Structure of COD complex of CuCl

Upon contact with water, copper(I) chloride slowly undergoes disproportionation:[17]

2 CuCl → Cu + CuCl2

In part for this reason, samples in air assume a green coloration.[18]


The main use of copper(I) chloride is as a precursor to the fungicide copper oxychloride. For this purpose aqueous copper(I) chloride is generated by comproportionation and then air-oxidized:[12]

Cu + CuCl2 → 2 CuCl
4 CuCl + O2 + 2 H2O → Cu3Cl2(OH)4 + CuCl2

Copper(I) chloride catalyzes a variety of organic reactions, as discussed above. Its affinity for carbon monoxide in the presence of aluminium chloride is exploited in the COPureSM process.[19]

In organic synthesis[edit]

CuCl is used as a co-catalyst with carbon monoxide, aluminium chloride, and hydrogen chloride in the Gatterman-Koch reaction to form benzaldehydes.[20]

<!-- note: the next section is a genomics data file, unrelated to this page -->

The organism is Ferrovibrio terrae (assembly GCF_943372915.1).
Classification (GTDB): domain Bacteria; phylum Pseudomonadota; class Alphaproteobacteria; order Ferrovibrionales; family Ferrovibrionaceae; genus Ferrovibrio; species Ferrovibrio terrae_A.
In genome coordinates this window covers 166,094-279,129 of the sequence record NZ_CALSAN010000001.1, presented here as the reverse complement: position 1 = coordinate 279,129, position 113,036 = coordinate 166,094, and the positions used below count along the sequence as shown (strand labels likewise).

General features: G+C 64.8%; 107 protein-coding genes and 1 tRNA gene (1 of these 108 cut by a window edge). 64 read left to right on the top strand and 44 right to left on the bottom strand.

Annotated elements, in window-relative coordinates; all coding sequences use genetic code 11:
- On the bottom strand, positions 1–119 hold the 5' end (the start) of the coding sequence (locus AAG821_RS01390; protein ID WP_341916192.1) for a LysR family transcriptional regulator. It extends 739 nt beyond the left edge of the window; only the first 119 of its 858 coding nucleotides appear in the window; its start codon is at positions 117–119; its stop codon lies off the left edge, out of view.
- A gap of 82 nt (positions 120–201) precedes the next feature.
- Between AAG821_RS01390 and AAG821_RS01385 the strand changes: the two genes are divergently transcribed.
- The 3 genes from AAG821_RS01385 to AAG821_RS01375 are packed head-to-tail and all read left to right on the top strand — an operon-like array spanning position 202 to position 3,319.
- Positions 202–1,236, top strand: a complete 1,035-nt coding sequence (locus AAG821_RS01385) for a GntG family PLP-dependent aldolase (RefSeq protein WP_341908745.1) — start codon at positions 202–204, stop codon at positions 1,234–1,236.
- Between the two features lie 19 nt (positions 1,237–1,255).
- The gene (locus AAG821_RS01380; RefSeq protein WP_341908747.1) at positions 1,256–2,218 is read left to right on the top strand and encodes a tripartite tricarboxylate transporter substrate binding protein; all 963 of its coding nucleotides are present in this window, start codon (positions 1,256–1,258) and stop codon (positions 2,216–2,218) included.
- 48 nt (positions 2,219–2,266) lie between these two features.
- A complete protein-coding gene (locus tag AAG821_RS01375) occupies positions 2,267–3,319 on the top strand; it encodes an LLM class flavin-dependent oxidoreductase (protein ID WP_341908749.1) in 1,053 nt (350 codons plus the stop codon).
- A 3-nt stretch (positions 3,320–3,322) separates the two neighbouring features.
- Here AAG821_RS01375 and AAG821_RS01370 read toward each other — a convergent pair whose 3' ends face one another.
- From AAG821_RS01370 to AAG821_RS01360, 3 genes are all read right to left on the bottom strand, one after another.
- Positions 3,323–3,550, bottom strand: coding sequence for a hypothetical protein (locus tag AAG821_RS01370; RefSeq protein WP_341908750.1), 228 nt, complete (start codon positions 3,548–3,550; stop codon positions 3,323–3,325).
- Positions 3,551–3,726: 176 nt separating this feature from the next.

In the Sandmeyer reaction, the treatment of an arenediazonium salt with CuCl leads to an aryl chloride. For example:[21][22]

(Example Sandmeyer reaction using CuCl)

The reaction has wide scope and usually gives good yields.[22]

Early investigators observed that copper(I) halides catalyse 1,4-addition of Grignard reagents to alpha,beta-unsaturated ketones[23] led to the development of organocuprate reagents that are widely used today in organic synthesis:[24]

(Addition of RMgX to C=C-C=O mediated by CuCl)

This finding led to the development of organocopper chemistry. For example, CuCl reacts with methyllithium (CH3Li) to form "Gilman reagents" such as (CH3)2CuLi, which find use in organic synthesis. Grignard reagents form similar organocopper compounds. Although other copper(I) compounds such as copper(I) iodide are now more often used for these types of reactions, copper(I) chloride is still recommended in some cases:[25]

(Alkylation of sorbate ester at 4-position mediated by CuCl)

Niche uses[edit]

CuCl is used as a catalyst in atom transfer radical polymerization (ATRP). It is also used in pyrotechnics as a blue/green coloring agent. In a flame test, copper chlorides, like all copper compounds, emit green-blue.[26]

Natural occurrence[edit]

Natural form of CuCl is the rare mineral nantokite.[27][28]

See also[edit]

Copper(II) chloride